Unfortunately, as with the Americans, the England national team have seen their squad decimated by injuries. Leah Williamson, Fran Kirby, and Beth Mead will all miss out, but manager Sarina Wiegman feels she has the depth in the squad to have a team that can make a deep run.

The Spanish National Team in Conflict

It’s a tale as old as time: Women band together to complain about the unequal treatment receive compared to their male peers, then get blacklisted for it. This time, it’s 15 members of the Spain Women’s National Team who came to be known as Las 15 who sent letters to the Royal Spanish Football Federation demanding changes. In response, the RFEF stated they wouldn’t be called up to serve their country unless they issued an apology.

This has led to conflict between clubs at the domestic level, with the Barca vs. Real Madrid rivalry flaring up on the women’s side due to Barca’s players protesting and Madrid’s staying quiet. Eventually, over the course of the past season, most of the blacklisted players trickled back into the fold—except for goalkeeper Sandra Paños, omitted for the World Cup in favor of less experienced Misa Rodríguez—but signs of tension remain.

Other Teams In Turmoil (France, Jamaica, Canada)

Sadly, Spain are not the only team dealing with controversy. Jamaica qualified for their second consecutive World Cup thanks to strong efforts from playrs like Manchester City striker Khadija “Bunny” Shaw. Despite the success, the Jamaican Football Federation (JFF) has systematically failed the Reggae Girlz, and has left the team scrambling to crowdfund money for the tournament.

Elsewhere in CONCACAF, the Canadian WNT is in a long-standing dispute with their federation over equitable pay and budget issues. The players are hopeful of a resolution before leaving for the World Cup, but negotiations are ongoing even as they begin their preparations for the tournament.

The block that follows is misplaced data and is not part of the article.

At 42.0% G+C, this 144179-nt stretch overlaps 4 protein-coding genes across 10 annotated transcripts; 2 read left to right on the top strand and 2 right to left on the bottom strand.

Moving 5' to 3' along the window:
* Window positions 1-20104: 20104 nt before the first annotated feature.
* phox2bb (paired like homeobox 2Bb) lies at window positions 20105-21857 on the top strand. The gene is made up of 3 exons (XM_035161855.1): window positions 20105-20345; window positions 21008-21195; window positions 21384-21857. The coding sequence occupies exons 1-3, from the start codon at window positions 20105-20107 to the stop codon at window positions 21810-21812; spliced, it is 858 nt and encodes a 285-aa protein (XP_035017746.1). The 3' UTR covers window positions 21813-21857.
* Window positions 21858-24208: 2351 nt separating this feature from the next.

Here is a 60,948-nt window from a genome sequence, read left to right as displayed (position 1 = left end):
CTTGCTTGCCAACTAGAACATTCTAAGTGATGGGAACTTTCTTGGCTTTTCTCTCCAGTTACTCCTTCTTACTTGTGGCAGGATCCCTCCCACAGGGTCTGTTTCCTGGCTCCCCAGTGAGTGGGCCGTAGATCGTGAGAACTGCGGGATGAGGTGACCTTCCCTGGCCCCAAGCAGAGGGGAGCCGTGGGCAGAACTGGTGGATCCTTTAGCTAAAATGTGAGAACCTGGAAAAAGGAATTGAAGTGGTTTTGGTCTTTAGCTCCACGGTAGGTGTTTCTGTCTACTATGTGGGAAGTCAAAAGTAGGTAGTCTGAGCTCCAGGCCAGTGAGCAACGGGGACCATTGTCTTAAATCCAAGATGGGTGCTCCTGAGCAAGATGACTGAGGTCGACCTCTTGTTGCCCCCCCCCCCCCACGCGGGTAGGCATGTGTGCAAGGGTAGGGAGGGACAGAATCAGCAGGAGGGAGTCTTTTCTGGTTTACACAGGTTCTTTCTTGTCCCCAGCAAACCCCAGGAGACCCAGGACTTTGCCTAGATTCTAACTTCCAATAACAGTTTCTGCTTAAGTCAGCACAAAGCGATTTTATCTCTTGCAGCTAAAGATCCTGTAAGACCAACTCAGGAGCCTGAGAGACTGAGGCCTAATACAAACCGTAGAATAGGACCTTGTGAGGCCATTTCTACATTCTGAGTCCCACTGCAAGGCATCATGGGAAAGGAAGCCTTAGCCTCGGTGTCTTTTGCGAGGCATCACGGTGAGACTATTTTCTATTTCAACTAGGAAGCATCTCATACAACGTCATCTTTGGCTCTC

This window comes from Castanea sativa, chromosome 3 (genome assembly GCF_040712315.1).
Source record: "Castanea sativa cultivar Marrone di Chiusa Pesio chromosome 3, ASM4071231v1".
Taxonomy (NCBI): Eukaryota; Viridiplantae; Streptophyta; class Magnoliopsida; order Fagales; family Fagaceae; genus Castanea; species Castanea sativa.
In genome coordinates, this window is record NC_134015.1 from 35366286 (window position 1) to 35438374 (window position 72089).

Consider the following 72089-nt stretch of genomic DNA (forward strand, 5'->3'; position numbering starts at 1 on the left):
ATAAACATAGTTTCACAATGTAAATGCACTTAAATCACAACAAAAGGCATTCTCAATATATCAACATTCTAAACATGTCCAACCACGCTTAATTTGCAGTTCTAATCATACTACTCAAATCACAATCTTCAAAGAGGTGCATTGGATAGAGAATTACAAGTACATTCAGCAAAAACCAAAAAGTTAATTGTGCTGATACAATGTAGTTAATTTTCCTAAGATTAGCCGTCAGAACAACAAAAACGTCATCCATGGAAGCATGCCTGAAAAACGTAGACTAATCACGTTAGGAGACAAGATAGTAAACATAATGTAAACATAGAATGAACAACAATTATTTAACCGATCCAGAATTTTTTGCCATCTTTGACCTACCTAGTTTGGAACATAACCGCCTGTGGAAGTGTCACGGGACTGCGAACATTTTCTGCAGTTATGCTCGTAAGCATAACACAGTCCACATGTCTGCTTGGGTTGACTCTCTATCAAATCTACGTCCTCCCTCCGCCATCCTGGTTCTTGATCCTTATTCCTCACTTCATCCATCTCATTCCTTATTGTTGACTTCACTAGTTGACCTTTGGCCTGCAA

France, meanwhile, is looking to move past a chaotic few years that saw more than a few players speak out against manager Corinne Diacre. The talented squad had some of their star players state they would not play in the World Cup with Diacre in charge, with the French federation initially backing the manager before reversing course in the spring. It will be interesting to see if the team can rally together after a tumultuous few years with only a short time to prepare under a new manager.

Strongest Groups

Group E - USA, Netherlands, Portugal, Vietnam

Group E contains both the reigning two-time champion USWNT, as well as 2019 runner-ups Netherlands, giving us a chance to watch players like Crystal Dunn, Megan Rapinoe, Alex Morgan, Vivianne Miedema, Shanice van de Sanden, and Lieke Martens all battling it out on the pitch for our enjoyment. Add in 21st-ranked Portugal, and it’s set to be an exciting and stressful group.

Group B - Australia, Nigeria, Canada, Republic of Ireland

Group B contains 2020 Olympic winners Canada, backed by all-time leading international goalscorer Christine Sinclair, and co-hosts and dark horse contenders Australia. Australia boast Sam Kerr, one of the world’s most vicious scoring threats, and she’ll be chomping at the bit to bring glory to her country at home. Along with the two powerhouses is the best African team in the tournament, Nigeria, led by Barcelona striker Asisat Oshoala. Finally, Republic of Ireland, home to several Liverpool players, including captain Niamh Fahey, rounds out the group.